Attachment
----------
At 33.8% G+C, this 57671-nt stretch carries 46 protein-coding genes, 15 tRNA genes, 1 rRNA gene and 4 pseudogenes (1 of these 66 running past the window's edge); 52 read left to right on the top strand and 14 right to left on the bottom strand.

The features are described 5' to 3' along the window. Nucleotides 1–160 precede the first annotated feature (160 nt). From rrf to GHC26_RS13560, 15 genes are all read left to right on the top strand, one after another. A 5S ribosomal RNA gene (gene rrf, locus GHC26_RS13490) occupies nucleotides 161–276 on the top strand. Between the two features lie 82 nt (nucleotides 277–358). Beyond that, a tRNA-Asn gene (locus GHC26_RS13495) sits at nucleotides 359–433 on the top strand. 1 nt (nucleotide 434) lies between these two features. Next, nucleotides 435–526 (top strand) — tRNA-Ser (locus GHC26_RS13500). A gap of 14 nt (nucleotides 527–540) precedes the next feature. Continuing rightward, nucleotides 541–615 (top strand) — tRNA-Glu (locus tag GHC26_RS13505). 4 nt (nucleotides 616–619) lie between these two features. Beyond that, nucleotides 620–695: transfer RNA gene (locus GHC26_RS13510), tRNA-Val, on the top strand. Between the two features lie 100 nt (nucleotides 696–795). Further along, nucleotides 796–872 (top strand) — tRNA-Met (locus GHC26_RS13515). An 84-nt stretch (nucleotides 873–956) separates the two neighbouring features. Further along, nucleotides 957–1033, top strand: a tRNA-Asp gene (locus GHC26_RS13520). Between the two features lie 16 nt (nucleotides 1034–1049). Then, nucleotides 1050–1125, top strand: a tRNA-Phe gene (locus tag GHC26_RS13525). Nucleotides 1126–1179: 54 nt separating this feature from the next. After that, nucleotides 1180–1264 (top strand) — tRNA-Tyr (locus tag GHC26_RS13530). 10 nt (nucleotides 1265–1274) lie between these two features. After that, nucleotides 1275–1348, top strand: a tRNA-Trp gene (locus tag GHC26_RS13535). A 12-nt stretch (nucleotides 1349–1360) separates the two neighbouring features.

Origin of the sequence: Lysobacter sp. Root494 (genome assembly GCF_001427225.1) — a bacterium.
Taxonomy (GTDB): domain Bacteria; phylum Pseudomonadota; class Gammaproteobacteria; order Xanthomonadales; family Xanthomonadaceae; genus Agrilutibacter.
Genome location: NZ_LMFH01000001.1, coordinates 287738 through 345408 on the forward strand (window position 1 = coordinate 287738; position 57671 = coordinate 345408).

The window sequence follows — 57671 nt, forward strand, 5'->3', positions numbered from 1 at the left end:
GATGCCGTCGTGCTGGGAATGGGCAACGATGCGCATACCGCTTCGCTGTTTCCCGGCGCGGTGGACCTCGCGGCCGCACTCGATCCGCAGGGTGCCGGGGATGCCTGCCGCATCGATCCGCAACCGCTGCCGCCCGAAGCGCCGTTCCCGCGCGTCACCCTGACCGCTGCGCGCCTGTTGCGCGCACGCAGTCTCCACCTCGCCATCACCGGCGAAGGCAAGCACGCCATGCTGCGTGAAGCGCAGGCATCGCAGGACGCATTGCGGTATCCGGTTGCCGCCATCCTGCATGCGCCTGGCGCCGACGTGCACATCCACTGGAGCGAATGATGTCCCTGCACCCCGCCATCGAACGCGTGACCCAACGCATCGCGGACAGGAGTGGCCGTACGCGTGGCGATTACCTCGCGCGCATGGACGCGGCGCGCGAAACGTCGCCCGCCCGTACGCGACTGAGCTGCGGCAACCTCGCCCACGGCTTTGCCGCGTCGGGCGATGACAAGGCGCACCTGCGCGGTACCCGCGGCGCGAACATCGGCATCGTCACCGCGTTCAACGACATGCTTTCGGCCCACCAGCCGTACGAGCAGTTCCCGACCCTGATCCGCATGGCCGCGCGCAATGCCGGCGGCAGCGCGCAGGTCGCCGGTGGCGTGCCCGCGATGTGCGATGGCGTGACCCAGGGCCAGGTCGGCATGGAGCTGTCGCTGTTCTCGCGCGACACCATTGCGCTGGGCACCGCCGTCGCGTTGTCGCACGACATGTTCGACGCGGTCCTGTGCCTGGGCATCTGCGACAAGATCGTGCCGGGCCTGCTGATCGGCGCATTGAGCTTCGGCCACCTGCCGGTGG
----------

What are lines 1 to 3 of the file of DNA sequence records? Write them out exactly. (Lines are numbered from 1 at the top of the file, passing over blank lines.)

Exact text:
At 33.8% G+C, this 57671-nt stretch carries 46 protein-coding genes, 15 tRNA genes, 1 rRNA gene and 4 pseudogenes (1 of these 66 running past the window's edge); 52 read left to right on the top strand and 14 right to left on the bottom strand.

The features are described 5' to 3' along the window. Nucleotides 1–160 precede the first annotated feature (160 nt). From rrf to GHC26_RS13560, 15 genes are all read left to right on the top strand, one after another. A 5S ribosomal RNA gene (gene rrf, locus GHC26_RS13490) occupies nucleotides 161–276 on the top strand. Between the two features lie 82 nt (nucleotides 277–358). Beyond that, a tRNA-Asn gene (locus GHC26_RS13495) sits at nucleotides 359–433 on the top strand. 1 nt (nucleotide 434) lies between these two features. Next, nucleotides 435–526 (top strand) — tRNA-Ser (locus GHC26_RS13500). A gap of 14 nt (nucleotides 527–540) precedes the next feature. Continuing rightward, nucleotides 541–615 (top strand) — tRNA-Glu (locus tag GHC26_RS13505). 4 nt (nucleotides 616–619) lie between these two features. Beyond that, nucleotides 620–695: transfer RNA gene (locus GHC26_RS13510), tRNA-Val, on the top strand. Between the two features lie 100 nt (nucleotides 696–795). Further along, nucleotides 796–872 (top strand) — tRNA-Met (locus GHC26_RS13515). An 84-nt stretch (nucleotides 873–956) separates the two neighbouring features. Further along, nucleotides 957–1033, top strand: a tRNA-Asp gene (locus GHC26_RS13520). Between the two features lie 16 nt (nucleotides 1034–1049). Then, nucleotides 1050–1125, top strand: a tRNA-Phe gene (locus tag GHC26_RS13525). Nucleotides 1126–1179: 54 nt separating this feature from the next. After that, nucleotides 1180–1264 (top strand) — tRNA-Tyr (locus tag GHC26_RS13530). 10 nt (nucleotides 1265–1274) lie between these two features. After that, nucleotides 1275–1348, top strand: a tRNA-Trp gene (locus tag GHC26_RS13535). A 12-nt stretch (nucleotides 1349–1360) separates the two neighbouring features.

Origin of the sequence: Lysobacter sp. Root494 (genome assembly GCF_001427225.1) — a bacterium.